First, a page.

A serial Entrepreneur and Investor with over 20 years’ experience in banking and technology, Paula Pandolfino has occupied senior positions with some of the world’s leading banks. Passionate about equality and creating equal opportunities in entrepreneurship, Paula went on to found Txeya – a digital banking platform based in the UK that provides access to funding and support to business owners from diverse backgrounds, including those who are female, black and LGBTQ+.
In spite of the challenges Paula and her team faced in 2021, a bright side still shone through. “Trying to manage a business from multiple jurisdictions (in Germany and the UK) with everyone working remotely has definitely been the hardest challenge. Technology enabled us to stay connected and work as close to business-as-usual as possible. I am lucky to have an incredible team who are agile and work well together – wherever everyone is sitting!
To Paula, this will remain key to continued business success as the year progresses. “I think COVID-19 is going to continue to be the central theme for 2022, and businesses need to plan for extended remote work and, possibly, reduced government subsidies. There are macro-economic factors that could also play in, such as inflation and higher interest rates, but that could be late in the year. Nevertheless, there is still lots of private capital out there looking to be deployed, especially for growth businesses.”
Describing her experience as a Maltese native based abroad, Paula refers to the almost communal network of other Maltese expats she discovered over the years. “The Maltese diaspora is very connected in Europe, and everyone is always open to helping. My mantra has always been to help people when possible and give people time, even doing something as simple as offering some career advice or forwarding a CV. It might seem like a small thing, but it can have a huge impact on someone’s life. This is something I’ve inherited from my parents and my Maltese heritage.”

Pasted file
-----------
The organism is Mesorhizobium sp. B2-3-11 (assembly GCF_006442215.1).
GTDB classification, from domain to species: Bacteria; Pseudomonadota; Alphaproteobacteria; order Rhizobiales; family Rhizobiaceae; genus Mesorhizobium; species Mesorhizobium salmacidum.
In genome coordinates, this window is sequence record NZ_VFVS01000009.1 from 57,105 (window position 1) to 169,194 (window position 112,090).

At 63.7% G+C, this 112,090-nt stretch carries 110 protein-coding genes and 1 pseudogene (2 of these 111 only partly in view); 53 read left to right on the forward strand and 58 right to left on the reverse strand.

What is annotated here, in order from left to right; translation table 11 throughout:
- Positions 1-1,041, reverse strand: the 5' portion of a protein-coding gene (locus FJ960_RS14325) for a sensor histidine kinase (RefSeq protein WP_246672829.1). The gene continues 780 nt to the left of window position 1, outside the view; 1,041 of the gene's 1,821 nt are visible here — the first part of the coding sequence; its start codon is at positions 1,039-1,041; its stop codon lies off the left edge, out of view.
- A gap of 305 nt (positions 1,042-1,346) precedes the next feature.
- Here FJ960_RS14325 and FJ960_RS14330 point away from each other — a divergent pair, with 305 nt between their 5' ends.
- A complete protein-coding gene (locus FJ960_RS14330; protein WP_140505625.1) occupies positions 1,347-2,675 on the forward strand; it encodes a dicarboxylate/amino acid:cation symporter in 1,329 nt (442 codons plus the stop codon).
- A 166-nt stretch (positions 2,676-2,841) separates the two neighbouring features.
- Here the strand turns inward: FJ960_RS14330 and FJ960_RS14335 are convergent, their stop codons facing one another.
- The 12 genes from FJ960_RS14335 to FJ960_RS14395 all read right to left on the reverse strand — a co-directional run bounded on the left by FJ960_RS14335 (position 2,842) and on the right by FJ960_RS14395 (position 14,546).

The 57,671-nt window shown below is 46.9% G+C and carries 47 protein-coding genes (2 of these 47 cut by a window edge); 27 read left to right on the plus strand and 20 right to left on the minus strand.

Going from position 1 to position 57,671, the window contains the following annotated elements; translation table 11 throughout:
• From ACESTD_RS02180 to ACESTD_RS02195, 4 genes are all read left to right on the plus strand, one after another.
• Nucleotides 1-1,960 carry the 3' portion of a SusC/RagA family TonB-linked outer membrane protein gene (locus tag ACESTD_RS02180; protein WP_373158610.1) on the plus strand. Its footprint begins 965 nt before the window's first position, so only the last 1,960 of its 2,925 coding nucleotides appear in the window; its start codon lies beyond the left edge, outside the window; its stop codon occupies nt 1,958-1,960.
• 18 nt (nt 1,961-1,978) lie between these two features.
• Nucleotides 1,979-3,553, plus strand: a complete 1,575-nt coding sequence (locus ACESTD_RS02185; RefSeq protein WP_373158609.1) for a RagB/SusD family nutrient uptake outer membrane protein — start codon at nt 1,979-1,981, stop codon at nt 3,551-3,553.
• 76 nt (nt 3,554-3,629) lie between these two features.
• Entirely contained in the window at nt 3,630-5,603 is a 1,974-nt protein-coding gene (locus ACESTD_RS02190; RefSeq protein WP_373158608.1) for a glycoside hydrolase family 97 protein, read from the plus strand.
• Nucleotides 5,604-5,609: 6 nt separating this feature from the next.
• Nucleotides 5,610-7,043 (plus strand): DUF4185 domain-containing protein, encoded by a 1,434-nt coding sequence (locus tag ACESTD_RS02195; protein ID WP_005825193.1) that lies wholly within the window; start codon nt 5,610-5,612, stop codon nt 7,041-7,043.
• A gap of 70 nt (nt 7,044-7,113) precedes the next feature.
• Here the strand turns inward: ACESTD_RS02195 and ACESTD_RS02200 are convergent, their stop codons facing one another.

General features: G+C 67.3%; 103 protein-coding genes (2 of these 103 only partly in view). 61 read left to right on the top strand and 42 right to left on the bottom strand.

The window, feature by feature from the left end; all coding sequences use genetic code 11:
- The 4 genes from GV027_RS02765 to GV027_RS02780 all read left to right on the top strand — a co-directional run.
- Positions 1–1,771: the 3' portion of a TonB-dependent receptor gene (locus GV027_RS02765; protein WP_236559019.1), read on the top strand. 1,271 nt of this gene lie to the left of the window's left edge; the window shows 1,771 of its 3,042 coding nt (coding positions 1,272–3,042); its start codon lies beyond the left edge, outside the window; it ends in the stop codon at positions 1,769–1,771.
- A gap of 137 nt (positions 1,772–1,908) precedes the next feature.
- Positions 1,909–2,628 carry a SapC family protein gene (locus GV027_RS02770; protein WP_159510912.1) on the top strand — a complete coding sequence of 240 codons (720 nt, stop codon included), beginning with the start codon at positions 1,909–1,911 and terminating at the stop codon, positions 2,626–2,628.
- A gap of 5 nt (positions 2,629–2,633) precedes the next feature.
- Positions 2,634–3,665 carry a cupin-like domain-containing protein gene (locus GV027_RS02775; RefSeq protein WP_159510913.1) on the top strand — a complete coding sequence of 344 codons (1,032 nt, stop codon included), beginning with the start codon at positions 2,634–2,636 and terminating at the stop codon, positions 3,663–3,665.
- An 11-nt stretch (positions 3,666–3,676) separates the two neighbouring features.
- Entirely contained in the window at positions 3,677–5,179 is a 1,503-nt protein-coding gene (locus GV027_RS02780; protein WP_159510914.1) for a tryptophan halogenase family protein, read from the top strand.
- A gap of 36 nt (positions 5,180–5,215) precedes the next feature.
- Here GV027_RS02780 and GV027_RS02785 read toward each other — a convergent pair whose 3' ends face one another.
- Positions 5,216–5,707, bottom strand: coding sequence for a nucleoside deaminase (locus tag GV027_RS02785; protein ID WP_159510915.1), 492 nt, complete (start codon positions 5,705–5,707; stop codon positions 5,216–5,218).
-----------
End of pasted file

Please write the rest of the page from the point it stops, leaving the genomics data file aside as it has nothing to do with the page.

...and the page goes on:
Paula offers practical advice to fellow Maltese entrepreneurs aspiring to put down roots overseas. “Make sure to understand the local nuances and complexities of the culture when considering a move into a new jurisdiction. I moved to Germany after 20 years in London and found that doing business in Germany is certainly not the same as doing business in the UK. I think this is where many businesses fail, particularly when they are scaling. To anyone looking to start a new business – being an entrepreneur can sometimes be a lonely place. Don’t be afraid to speak to as many people as you know from your network and lean in.”
This article is part of the serialisation of interviews featured in MaltaCEOs 2022 – an annual high-end publication bringing together some of the country’s most influential business leaders.
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